Significant progress has been made in understanding the pre-symptomatic phase of amyotrophic lateral sclerosis. While much is still unknown, advances in other neurodegenerative diseases offer valuable insights. Indeed, it is increasingly clear that the well-recognized clinical syndromes of Alzheimer's disease, Parkinson's disease, Huntington's disease, spinal muscular atrophy and frontotemporal dementia are also each preceded by a pre-symptomatic or prodromal period of varying duration, during which the underlying disease process unfolds, with associated compensatory changes and loss of inherent system redundancy. Key insights from these diseases highlight opportunities for discovery in amyotrophic lateral sclerosis. The development of biomarkers reflecting amyloid and tau has led to a shift in defining Alzheimer's disease based on inferred underlying histopathology. Parkinson's disease is unique among neurodegenerative diseases in the number and diversity of non-genetic biomarkers of pre-symptomatic disease, most notably REM sleep behaviour disorder. Huntington's disease benefits from an ability to predict the likely timing of clinically manifest disease based on age and CAG-repeat length alongside reliable neuroimaging markers of atrophy. Spinal muscular atrophy clinical trials have highlighted the transformational value of early therapeutic intervention, and studies in frontotemporal dementia illustrate the differential role of biomarkers based on genotype. Similar advances in amyotrophic lateral sclerosis would transform our understanding of key events in pathogenesis, thereby dramatically accelerating progress towards disease prevention. Deciphering the biology of pre-symptomatic amyotrophic lateral sclerosis relies on a clear conceptual framework for defining the earliest stages of disease. Clinically manifest amyotrophic lateral sclerosis may emerge abruptly, especially among those who harbour genetic mutations associated with rapidly progressive amyotrophic lateral sclerosis. However, the disease may also evolve more gradually, revealing a prodromal period of mild motor impairment preceding phenoconversion to clinically manifest disease. Similarly, cognitive and behavioural impairment, when present, may emerge gradually, evolving through a prodromal period of mild cognitive impairment or mild behavioural impairment before progression to amyotrophic lateral sclerosis. Biomarkers are critically important to studying pre-symptomatic amyotrophic lateral sclerosis and essential to efforts to intervene therapeutically before clinically manifest disease emerges. The use of non-genetic biomarkers, however, presents challenges related to counselling, informed consent, communication of results and limited protections afforded by existing legislation. Experiences from pre-symptomatic genetic testing and counselling, and the legal protections against discrimination based on genetic data, may serve as a guide. Building on what we have learned - more broadly from other pre-symptomatic neurodegenerative diseases and specifically from amyotrophic lateral sclerosis gene mutation carriers - we present a road map to early intervention, and perhaps even disease prevention, for all forms of amyotrophic lateral sclerosis.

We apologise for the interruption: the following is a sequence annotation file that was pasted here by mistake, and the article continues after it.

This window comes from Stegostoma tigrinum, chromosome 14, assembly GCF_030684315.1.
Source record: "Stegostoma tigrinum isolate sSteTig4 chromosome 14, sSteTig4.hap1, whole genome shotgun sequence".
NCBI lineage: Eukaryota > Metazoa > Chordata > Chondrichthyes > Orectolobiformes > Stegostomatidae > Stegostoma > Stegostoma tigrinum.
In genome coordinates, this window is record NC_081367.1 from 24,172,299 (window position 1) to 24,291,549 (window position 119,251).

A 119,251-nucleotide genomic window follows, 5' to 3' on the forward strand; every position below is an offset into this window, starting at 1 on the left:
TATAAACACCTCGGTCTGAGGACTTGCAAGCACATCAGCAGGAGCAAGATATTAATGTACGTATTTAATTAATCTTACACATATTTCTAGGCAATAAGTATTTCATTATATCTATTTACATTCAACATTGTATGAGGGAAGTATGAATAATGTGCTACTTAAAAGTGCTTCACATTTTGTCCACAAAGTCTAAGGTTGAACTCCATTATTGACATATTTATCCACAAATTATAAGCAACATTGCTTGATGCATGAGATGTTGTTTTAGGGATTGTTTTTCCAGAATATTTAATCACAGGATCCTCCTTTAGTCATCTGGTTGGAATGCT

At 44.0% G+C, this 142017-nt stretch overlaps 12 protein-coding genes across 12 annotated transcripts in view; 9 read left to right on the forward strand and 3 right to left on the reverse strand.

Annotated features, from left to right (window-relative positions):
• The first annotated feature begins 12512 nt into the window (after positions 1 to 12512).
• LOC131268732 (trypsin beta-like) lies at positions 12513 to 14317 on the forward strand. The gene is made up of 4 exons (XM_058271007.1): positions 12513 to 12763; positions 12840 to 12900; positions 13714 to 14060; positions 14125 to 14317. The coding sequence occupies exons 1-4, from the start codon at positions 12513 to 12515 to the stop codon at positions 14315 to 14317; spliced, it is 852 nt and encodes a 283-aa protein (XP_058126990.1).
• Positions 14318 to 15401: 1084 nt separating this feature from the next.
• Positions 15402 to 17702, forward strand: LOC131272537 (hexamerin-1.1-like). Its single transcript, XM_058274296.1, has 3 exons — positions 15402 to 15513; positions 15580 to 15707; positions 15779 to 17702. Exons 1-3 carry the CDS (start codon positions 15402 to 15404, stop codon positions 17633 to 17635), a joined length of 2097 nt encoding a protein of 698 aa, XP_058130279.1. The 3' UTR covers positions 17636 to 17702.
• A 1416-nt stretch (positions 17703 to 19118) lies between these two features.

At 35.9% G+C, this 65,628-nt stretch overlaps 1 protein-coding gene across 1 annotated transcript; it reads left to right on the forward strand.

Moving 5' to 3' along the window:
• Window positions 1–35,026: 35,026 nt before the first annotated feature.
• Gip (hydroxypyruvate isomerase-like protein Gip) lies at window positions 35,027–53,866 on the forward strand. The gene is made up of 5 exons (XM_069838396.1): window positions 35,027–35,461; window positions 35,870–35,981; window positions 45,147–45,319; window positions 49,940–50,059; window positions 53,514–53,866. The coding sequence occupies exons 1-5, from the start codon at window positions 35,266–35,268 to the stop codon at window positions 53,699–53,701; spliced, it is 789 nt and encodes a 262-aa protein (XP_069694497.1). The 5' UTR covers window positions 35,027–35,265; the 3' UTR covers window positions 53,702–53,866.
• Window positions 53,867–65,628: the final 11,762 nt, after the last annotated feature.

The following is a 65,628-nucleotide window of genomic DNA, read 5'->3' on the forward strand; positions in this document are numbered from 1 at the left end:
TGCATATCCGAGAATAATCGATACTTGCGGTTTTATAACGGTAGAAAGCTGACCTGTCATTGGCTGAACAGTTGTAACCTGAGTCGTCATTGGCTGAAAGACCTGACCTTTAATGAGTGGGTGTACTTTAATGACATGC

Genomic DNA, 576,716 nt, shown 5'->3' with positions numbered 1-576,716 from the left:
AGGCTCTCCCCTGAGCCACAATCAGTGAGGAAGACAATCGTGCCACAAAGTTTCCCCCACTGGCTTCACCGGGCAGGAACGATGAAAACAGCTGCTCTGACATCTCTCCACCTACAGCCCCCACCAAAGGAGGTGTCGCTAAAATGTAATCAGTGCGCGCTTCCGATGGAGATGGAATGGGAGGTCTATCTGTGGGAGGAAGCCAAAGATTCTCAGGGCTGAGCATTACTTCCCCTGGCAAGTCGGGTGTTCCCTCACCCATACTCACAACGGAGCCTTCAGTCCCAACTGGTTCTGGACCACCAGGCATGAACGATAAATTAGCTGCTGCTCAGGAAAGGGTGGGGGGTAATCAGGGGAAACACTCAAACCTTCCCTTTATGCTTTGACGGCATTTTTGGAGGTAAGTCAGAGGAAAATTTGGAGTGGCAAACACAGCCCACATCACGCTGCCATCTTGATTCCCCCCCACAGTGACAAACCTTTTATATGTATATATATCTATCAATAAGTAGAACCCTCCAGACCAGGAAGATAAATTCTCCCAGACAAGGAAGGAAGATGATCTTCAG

- amyotrophic lateral sclerosis (ALS)
- disease prevention
ASJC Scopus subject areas
- Clinical Neurology